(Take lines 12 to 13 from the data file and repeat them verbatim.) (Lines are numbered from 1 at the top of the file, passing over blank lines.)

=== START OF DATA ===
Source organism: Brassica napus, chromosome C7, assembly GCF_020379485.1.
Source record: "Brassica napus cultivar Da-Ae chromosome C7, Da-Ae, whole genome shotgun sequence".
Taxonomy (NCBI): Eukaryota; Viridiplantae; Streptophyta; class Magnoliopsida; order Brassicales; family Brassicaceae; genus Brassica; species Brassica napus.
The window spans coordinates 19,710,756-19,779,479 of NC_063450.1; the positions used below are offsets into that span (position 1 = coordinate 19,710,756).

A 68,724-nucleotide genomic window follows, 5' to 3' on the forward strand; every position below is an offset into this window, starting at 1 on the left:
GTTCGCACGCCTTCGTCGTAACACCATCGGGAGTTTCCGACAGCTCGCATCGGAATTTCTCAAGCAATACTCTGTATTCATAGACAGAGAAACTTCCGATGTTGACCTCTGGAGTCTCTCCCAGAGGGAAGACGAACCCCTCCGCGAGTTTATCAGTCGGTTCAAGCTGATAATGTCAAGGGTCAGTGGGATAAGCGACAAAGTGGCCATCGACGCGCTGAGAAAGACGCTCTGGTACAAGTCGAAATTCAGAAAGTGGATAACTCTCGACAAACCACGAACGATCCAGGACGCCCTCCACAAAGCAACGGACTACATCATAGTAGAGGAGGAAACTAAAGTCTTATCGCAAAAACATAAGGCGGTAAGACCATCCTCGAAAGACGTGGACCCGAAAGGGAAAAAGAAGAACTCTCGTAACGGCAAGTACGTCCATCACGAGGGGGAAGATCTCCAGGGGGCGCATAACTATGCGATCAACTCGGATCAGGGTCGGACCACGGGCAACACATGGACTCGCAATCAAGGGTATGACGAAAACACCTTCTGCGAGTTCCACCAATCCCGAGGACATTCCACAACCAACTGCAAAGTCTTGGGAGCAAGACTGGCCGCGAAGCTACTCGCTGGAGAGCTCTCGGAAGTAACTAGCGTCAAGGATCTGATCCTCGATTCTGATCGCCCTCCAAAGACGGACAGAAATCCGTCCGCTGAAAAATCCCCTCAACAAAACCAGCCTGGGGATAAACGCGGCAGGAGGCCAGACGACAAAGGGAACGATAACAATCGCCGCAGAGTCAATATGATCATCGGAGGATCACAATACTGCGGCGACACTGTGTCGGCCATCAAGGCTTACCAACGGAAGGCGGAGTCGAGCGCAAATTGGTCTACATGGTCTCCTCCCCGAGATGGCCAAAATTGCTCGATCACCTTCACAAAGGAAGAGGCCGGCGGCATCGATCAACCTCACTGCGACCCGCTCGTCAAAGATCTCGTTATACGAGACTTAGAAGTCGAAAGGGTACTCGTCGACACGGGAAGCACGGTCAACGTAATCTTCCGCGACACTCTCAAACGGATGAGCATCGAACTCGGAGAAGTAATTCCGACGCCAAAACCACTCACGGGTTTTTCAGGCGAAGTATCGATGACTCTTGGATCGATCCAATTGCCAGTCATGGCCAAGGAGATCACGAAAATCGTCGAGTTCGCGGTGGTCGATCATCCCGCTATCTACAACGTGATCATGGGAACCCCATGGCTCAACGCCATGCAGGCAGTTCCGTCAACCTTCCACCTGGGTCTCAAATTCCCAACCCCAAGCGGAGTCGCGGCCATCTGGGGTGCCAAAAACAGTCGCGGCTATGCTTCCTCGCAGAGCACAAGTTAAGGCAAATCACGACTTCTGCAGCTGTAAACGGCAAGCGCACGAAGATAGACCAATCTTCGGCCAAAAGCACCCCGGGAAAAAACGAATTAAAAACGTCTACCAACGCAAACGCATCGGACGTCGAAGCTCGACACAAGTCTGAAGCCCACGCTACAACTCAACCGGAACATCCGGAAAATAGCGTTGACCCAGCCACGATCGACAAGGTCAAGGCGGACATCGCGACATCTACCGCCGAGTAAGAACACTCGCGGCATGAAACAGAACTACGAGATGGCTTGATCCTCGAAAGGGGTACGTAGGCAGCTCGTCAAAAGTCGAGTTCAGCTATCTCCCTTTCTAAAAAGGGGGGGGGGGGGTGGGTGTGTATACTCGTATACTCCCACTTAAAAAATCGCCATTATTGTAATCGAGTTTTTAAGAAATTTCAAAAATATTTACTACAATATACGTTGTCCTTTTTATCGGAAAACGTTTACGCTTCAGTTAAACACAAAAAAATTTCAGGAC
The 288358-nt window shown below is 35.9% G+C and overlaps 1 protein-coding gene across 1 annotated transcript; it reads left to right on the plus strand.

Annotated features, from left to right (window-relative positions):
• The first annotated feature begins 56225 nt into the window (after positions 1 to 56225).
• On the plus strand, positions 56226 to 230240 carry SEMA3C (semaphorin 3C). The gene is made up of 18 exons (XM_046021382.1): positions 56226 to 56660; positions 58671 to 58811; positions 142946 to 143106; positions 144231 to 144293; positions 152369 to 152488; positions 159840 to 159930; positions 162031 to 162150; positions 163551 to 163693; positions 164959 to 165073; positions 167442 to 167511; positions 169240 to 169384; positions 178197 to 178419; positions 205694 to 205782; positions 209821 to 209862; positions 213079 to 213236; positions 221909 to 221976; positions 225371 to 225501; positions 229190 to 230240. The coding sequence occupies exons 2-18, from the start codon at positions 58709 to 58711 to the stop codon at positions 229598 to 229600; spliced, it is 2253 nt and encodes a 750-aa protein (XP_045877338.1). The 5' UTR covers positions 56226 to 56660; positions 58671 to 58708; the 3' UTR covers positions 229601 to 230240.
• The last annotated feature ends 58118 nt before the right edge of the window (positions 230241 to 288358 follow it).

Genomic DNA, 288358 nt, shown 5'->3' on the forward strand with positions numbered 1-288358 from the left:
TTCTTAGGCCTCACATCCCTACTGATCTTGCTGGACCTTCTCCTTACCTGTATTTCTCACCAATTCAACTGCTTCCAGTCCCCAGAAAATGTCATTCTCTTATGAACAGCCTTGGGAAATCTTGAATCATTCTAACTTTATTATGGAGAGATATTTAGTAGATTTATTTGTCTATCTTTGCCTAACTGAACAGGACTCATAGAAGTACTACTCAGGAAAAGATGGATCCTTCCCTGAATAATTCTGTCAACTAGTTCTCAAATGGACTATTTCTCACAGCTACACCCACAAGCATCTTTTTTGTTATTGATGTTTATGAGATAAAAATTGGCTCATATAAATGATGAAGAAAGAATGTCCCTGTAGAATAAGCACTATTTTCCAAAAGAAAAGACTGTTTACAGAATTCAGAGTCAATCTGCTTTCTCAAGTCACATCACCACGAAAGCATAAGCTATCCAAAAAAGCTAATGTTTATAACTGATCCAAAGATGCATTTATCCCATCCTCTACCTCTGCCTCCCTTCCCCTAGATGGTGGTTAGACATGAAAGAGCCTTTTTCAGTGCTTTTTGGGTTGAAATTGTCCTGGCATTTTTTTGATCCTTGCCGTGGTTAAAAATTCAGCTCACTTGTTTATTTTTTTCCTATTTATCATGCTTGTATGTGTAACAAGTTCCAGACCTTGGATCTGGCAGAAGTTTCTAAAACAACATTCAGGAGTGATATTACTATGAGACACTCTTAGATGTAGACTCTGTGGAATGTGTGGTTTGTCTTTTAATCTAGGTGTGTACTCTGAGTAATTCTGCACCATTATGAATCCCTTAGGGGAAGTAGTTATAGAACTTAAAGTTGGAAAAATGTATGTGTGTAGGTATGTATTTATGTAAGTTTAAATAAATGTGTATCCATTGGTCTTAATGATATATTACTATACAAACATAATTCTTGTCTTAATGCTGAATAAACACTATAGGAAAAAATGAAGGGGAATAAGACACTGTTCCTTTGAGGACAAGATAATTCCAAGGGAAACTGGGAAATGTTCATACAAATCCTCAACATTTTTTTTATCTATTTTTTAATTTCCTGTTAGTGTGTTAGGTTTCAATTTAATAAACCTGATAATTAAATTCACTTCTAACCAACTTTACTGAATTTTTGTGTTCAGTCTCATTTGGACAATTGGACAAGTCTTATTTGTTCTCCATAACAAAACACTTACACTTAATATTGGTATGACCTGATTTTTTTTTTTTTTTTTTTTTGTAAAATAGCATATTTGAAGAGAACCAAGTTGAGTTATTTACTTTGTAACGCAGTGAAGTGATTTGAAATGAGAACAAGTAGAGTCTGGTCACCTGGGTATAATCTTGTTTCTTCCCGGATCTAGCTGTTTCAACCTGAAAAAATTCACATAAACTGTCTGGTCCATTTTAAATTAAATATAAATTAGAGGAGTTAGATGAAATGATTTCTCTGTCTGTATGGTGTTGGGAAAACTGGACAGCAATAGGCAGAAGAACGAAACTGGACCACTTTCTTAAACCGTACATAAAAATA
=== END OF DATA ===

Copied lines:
Genomic DNA, 288358 nt, shown 5'->3' on the forward strand with positions numbered 1-288358 from the left:
TTCTTAGGCCTCACATCCCTACTGATCTTGCTGGACCTTCTCCTTACCTGTATTTCTCACCAATTCAACTGCTTCCAGTCCCCAGAAAATGTCATTCTCTTATGAACAGCCTTGGGAAATCTTGAATCATTCTAACTTTATTATGGAGAGATATTTAGTAGATTTATTTGTCTATCTTTGCCTAACTGAACAGGACTCATAGAAGTACTACTCAGGAAAAGATGGATCCTTCCCTGAATAATTCTGTCAACTAGTTCTCAAATGGACTATTTCTCACAGCTACACCCACAAGCATCTTTTTTGTTATTGATGTTTATGAGATAAAAATTGGCTCATATAAATGATGAAGAAAGAATGTCCCTGTAGAATAAGCACTATTTTCCAAAAGAAAAGACTGTTTACAGAATTCAGAGTCAATCTGCTTTCTCAAGTCACATCACCACGAAAGCATAAGCTATCCAAAAAAGCTAATGTTTATAACTGATCCAAAGATGCATTTATCCCATCCTCTACCTCTGCCTCCCTTCCCCTAGATGGTGGTTAGACATGAAAGAGCCTTTTTCAGTGCTTTTTGGGTTGAAATTGTCCTGGCATTTTTTTGATCCTTGCCGTGGTTAAAAATTCAGCTCACTTGTTTATTTTTTTCCTATTTATCATGCTTGTATGTGTAACAAGTTCCAGACCTTGGATCTGGCAGAAGTTTCTAAAACAACATTCAGGAGTGATATTACTATGAGACACTCTTAGATGTAGACTCTGTGGAATGTGTGGTTTGTCTTTTAATCTAGGTGTGTACTCTGAGTAATTCTGCACCATTATGAATCCCTTAGGGGAAGTAGTTATAGAACTTAAAGTTGGAAAAATGTATGTGTGTAGGTATGTATTTATGTAAGTTTAAATAAATGTGTATCCATTGGTCTTAATGATATATTACTATACAAACATAATTCTTGTCTTAATGCTGAATAAACACTATAGGAAAAAATGAAGGGGAATAAGACACTGTTCCTTTGAGGACAAGATAATTCCAAGGGAAACTGGGAAATGTTCATACAAATCCTCAACATTTTTTTTATCTATTTTTTAATTTCCTGTTAGTGTGTTAGGTTTCAATTTAATAAACCTGATAATTAAATTCACTTCTAACCAACTTTACTGAATTTTTGTGTTCAGTCTCATTTGGACAATTGGACAAGTCTTATTTGTTCTCCATAACAAAACACTTACACTTAATATTGGTATGACCTGATTTTTTTTTTTTTTTTTTTTTGTAAAATAGCATATTTGAAGAGAACCAAGTTGAGTTATTTACTTTGTAACGCAGTGAAGTGATTTGAAATGAGAACAAGTAGAGTCTGGTCACCTGGGTATAATCTTGTTTCTTCCCGGATCTAGCTGTTTCAACCTGAAAAAATTCACATAAACTGTCTGGTCCATTTTAAATTAAATATAAATTAGAGGAGTTAGATGAAATGATTTCTCTGTCTGTATGGTGTTGGGAAAACTGGACAGCAATAGGCAGAAGAACGAAACTGGACCACTTTCTTAAACCGTACATAAAAATA